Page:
So, some modelling was done about what we are seeing. So this is a table from the ATAGI public consultation document. The first line there is what we are actually seeing in Australia, so in children under 12 months, one case of severe invasive pneumococcal disease and seven of all types, and then children 12 months and older, 24 cases of severe and 101 of all types. Whereas what is seen in the United Kingdom with a population around three times I understand bigger than Australia, well at least twice as big as Australia, they are seeing a bit more disease relatively in the younger children but much less in the second year of life and the net disease in the UK is less than in Australia. So in the third line there is if we had the UK rate and applied it to the Australian population, how many cases would we see, and we can see there that we are saving almost 80 cases of invasive pneumococcal disease in children under five. So, this is the basis of this recommendation to change the schedule.

So, the decision has been after assessing all of this information that the third dose of Prevenar 13 will move from six months to 12 months of age. So, the first two doses will continue to be given at six weeks and four months, and then the dose at 12 months is considered to be a booster.

So, there are some risks associated with this approach and in particular, we have got to be thinking about children who are at higher risk of invasive pneumococcal disease and we will talk about who they are in a minute. So, they have actually always had a recommendation for additional doses of pneumococcal vaccines, but probably not always been given it. So, those children should continue to receive three dose primary course and then a booster at one year, so a 3+1 course. So, and it is expected that now that all children will get this 12 month dose, we are hoping that that will also have an added benefit that the at risk children will have a higher chance of being remembered to get their full recommended schedule.

So, who are the children who should get additional doses of Prevenar 13? So, here is part of the list of conditions. So asplenia, significant immunocompromising conditions including things like chronic renal failure, organ transplant, any known or presumed CSF leak, cochlear implants, any intracranial shunts and then a further list a group of chronic diseases including diabetes which is obviously rare in very small children, Down syndrome and children who are born at less than 28 weeks gestation. So, all those children should have four doses of Prevenar 13 and then a dose of Pneumovax 23 at four years of age.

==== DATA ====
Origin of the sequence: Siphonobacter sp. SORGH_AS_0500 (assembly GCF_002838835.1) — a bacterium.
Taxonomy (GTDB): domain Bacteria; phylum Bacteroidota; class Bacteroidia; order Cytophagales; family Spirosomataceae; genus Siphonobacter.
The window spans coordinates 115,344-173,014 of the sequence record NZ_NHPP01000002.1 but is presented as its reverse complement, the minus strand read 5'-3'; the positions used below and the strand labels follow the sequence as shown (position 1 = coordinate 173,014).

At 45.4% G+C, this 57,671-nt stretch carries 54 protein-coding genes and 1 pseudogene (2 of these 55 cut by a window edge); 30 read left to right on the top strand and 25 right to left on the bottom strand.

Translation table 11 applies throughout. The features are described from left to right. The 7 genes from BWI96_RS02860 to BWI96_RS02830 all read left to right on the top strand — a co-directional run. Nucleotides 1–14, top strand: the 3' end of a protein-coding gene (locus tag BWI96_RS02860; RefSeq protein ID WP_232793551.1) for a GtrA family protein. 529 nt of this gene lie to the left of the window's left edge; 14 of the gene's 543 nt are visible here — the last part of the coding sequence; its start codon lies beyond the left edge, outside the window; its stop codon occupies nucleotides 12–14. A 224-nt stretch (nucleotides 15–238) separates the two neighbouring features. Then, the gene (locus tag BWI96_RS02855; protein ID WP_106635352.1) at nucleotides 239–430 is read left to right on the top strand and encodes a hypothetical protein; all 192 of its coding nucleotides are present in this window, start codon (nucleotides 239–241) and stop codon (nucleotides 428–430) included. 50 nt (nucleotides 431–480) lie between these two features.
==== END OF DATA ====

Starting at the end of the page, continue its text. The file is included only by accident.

So, are there any concerns with this change in schedule? You would have seen on the earlier slides there is a small risk that some children who only receive the six week and four month doses may get some breakthrough disease before they receive their 12 month booster, but that is estimated to be very small. And it is important that at risk children do not miss that third dose of the primary course so that they are fully protected.

Now we have a transition period coming up which we have now started in. So, children who are due for their 12 month vaccination from Sunday are recommended to receive this funded booster dose, so Prevenar 13. Now, some children who were born in the second half of last year, will have already received their, be fully vaccinated with three dose primary course. They are eligible to get the fourth dose as a booster and that is recommended. That is safe. That is the schedule that is used in the United States. It is not going to be funded long term in Australia, but it certainly is fine for children who have already had a three dose primary course to get the booster at 12 months. And as far as being considered fully vaccinated, parents do not have to get that 12 month dose, if the child has had three primary doses in this transition period, they are still considered fully vaccinated.

So I will just break there, that is pneumococcal disease, Tim. Were there any other questions?

Tim: Yes, a few questions have come through. Just got someone, one person wondering if the children of healthcare professionals are at higher risk, just because we tend to be exposed to it and bring it home possibly.

Vicky: Yes, they are not recognised as a higher risk group, and so certainly not funded and you know, pneumococcal carriage is not a straight forward thing. So it is not like viruses that you tend to take home. It is probably unlikely that healthcare workers would acquire carriage and transmit it. It is more likely to be transmitted amongst younger children. But, a bit of a muddy area.

Tim: Yes, and there is someone wondering if parents will opt for, will make decisions based on the number of needles that they are getting, so you get sort of two needles rather than at 12 months or three needles.

Vicky: Yes, so we will go through that a bit later. It does present a challenge. So the six month vaccine point from now on is just the one vaccine, whereas at 12 and 18 months there are three injections required now. That is a challenge and even more so for Aboriginal children who are eligible, you know particularly in other states and territories, where they might be needing to get hepatitis A and other boosters. So, it is difficult but most vaccination experts are happy to give three vaccines at a time, and I think that can be fairly nicely coordinated with a practice nurse so that it can still happen pretty quickly.